Brailsford defends his Tour de France selection after further Wiggins criticism

Brailsford Bernal Ineos Tour de France 2020 rest day
Ineos Grenadiers boss Brailsford with Egan Bernal on the Tour's second rest day (Image credit: Getty Images Sport)

Dave Brailsford has once more defended his Tour de France selection after Bradley Wiggins criticized his former boss for leaving both Chris Froome and Geraint Thomas at home.

In an interview conducted by Sporza at the start of stage 17 of the race, Brailsford said that his decisions were based on facts and data and that he would make the same Tour selection again if given the chance.

Wiggins, who a couple of weeks ago backed Brailsford’s decision to base the team around Egan Bernal and leave Froome and Thomas at home, began to change his tune after Bernal started to lose time in the mountains and on his Eurosport podcast, the 2012 winner went even further, saying that Brailsford would have been sacked if Ineos’ poor Tour de France performance had come in football.

"It’s hard to stay on top every year and this year they’ve just not got it right. I don’t know what’s happened there. For a team that’s performance orientated and such planning that goes into their seasons, it’s just not worked for them for one reason or another. Had it been football, Dave Brailsford would be out,” Wiggins said.

“That’s how football works but Dave has been here before and they’ll restructure and re-plan and come back next year with a full line-up. With the world going back to normal, that will help.”

The team pulled Bernal from the race on the morning of stage 17 with his Tour de France officially over and Brailsford has not been able to explain in detail as to why his team have been collectively off the pace  - especially in both the Dauphine and the Tour – but he tried to play down Wiggins’ criticism when talking to Sporza.

“He’s got a lot to say for himself, Bradley. He’s a funny guy,” Brailsford said. “I know him very well so I can take it with a pinch of salt. Funnily enough he was in agreement to start with when I took those decisions and now he’s not.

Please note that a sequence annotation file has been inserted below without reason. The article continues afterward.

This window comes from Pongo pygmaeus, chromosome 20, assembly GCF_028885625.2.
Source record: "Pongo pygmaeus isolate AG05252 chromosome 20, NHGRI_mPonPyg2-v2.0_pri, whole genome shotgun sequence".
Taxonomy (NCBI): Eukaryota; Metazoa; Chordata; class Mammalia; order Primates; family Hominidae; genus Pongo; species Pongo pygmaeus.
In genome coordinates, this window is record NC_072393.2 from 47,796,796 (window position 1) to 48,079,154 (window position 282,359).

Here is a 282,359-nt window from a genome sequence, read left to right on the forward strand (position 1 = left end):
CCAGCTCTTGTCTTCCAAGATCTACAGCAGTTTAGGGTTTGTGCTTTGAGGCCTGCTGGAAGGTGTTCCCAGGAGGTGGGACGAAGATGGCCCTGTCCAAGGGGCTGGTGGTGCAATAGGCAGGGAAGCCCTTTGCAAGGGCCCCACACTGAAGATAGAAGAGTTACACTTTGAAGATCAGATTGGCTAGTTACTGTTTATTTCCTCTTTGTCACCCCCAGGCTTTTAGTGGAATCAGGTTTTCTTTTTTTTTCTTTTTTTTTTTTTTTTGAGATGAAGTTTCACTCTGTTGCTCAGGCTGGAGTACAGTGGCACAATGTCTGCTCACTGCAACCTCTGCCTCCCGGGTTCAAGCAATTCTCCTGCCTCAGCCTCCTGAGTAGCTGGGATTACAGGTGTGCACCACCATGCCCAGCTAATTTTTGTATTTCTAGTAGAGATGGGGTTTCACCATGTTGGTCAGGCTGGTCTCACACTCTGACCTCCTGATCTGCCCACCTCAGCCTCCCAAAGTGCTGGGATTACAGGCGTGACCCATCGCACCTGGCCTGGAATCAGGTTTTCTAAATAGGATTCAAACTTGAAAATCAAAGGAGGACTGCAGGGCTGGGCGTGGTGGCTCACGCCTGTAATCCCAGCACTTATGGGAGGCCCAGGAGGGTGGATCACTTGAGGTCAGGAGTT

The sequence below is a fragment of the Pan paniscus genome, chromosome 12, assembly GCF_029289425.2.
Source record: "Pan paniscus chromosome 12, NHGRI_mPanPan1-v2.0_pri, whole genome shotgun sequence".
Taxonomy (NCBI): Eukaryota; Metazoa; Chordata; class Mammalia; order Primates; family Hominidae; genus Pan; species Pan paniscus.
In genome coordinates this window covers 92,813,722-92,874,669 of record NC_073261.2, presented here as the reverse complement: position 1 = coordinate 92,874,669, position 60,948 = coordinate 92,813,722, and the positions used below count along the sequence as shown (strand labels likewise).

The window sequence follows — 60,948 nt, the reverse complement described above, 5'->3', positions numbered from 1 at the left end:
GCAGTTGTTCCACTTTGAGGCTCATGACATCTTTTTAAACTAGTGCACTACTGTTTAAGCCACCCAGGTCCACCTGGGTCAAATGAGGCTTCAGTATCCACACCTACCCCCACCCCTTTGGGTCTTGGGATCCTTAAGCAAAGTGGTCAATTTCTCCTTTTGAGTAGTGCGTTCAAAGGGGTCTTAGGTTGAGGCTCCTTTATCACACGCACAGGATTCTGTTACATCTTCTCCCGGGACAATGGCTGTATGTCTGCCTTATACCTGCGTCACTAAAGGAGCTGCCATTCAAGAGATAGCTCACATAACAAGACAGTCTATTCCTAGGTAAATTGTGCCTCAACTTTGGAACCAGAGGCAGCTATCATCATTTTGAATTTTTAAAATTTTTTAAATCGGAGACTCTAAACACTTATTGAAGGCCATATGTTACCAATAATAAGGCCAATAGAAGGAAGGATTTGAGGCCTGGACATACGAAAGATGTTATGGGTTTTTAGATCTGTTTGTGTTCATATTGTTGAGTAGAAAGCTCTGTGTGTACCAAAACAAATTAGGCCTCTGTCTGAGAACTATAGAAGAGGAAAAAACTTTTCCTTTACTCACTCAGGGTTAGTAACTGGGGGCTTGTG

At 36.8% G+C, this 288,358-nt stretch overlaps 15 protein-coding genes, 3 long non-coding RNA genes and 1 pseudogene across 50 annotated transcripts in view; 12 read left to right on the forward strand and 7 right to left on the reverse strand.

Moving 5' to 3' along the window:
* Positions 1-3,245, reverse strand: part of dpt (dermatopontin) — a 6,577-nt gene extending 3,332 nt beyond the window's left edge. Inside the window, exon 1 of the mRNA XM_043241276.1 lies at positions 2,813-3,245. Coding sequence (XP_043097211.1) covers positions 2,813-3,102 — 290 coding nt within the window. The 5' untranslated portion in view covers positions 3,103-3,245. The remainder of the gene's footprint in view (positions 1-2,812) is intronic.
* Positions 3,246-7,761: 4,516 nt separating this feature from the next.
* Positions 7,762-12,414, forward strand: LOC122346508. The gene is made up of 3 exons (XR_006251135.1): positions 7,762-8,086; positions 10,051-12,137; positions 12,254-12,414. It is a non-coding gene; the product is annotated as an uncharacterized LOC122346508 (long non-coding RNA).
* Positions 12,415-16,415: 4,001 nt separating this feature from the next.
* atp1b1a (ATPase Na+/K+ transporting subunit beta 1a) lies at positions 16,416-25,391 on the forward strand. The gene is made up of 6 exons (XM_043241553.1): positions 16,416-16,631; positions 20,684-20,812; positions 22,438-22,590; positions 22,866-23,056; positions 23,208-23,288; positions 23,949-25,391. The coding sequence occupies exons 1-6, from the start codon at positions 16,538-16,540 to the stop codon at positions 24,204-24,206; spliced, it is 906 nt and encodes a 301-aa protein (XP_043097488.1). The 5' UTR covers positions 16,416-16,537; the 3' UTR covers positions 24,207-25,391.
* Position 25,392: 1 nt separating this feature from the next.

"Listen, I like Bradley. He was brilliant for us. He’s entitled to his opinion but I would never judge myself by someone else’s narrative. He’s on telly, he’s a pundit. I’ll judge myself by looking in the mirror and making my own decisions, and listen to the people around me that I trust. He’s a funny guy but I’m not concerned with what Bradley thinks.”

Ineos came into the Tour as not just the defending champions but also team that has won the race every year bar one since 2012. This edition has been akin to their lukewarm performance in 2010, when Wiggins himself fell apart when leading the squad, and they had to pursue stage wins. Brailsford admitted that the responsibility for this year’s showing completely rested on his shoulders but that time was needed for him and his backroom staff to analyze where they had gone wrong.

“We’ve won it seven times in eight years and every now and then you need a kick in the balls and that’s what we’re getting right now,” he said.

“We’ve pulled Egan out today which was an agreement. He started off really well, which was great but then he had that phase where he didn’t perform at his normal level and he had a couple of days where he was really empty. Then after the rest day we thought lets monitor that but yesterday he had a bit bit of pain and he didn’t feel himself at all."

Brailsford was specifically asked if there had been a problem with the team’s preparation given that they finished first and second last year and came into the race with a squad that should have done better.

“I don’t know if something went wrong but I think they’re separate issues. I think that Egan was in really good shape. Obviously he’d been back in Colombia during lockdown and the other guys have been more in Europe.

"It’s important to go through everything when you don’t perform to the level you hope for so you can understand where do we change where and what do we need to do to improve. You also have to respect the competition. We’ve won this race many times but every now and then you’re going to lose it.”

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Daniel Benson

Daniel Benson was the Editor in Chief at between 2008 and 2022. Based in the UK, he joined the Cyclingnews team in 2008 as the site's first UK-based Managing Editor. In that time, he reported on over a dozen editions of the Tour de France, several World Championships, the Tour Down Under, Spring Classics, and the London 2012 Olympic Games. With the help of the excellent editorial team, he ran the coverage on Cyclingnews and has interviewed leading figures in the sport including UCI Presidents and Tour de France winners.